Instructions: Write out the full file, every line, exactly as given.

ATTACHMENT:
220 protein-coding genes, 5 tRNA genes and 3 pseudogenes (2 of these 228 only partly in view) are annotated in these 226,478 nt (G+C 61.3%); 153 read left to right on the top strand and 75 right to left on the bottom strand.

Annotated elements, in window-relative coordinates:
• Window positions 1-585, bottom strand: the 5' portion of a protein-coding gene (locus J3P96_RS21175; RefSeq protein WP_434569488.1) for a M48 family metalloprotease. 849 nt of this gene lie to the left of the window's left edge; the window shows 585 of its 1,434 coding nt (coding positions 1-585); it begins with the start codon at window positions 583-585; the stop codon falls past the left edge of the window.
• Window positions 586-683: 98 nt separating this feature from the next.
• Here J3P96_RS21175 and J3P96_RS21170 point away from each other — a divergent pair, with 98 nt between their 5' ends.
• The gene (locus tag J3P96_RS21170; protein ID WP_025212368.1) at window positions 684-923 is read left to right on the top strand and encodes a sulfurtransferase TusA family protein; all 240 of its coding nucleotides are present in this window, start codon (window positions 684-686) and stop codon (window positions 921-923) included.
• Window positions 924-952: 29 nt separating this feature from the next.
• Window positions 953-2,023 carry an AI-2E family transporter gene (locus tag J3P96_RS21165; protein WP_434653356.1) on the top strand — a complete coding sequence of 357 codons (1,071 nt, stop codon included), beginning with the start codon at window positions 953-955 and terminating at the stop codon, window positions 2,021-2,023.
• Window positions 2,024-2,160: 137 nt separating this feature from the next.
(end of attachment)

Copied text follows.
220 protein-coding genes, 5 tRNA genes and 3 pseudogenes (2 of these 228 only partly in view) are annotated in these 226,478 nt (G+C 61.3%); 153 read left to right on the top strand and 75 right to left on the bottom strand.

Annotated elements, in window-relative coordinates:
• Window positions 1-585, bottom strand: the 5' portion of a protein-coding gene (locus J3P96_RS21175; RefSeq protein WP_434569488.1) for a M48 family metalloprotease. 849 nt of this gene lie to the left of the window's left edge; the window shows 585 of its 1,434 coding nt (coding positions 1-585); it begins with the start codon at window positions 583-585; the stop codon falls past the left edge of the window.
• Window positions 586-683: 98 nt separating this feature from the next.
• Here J3P96_RS21175 and J3P96_RS21170 point away from each other — a divergent pair, with 98 nt between their 5' ends.
• The gene (locus tag J3P96_RS21170; protein ID WP_025212368.1) at window positions 684-923 is read left to right on the top strand and encodes a sulfurtransferase TusA family protein; all 240 of its coding nucleotides are present in this window, start codon (window positions 684-686) and stop codon (window positions 921-923) included.
• Window positions 924-952: 29 nt separating this feature from the next.
• Window positions 953-2,023 carry an AI-2E family transporter gene (locus tag J3P96_RS21165; protein WP_434653356.1) on the top strand — a complete coding sequence of 357 codons (1,071 nt, stop codon included), beginning with the start codon at window positions 953-955 and terminating at the stop codon, window positions 2,021-2,023.
• Window positions 2,024-2,160: 137 nt separating this feature from the next.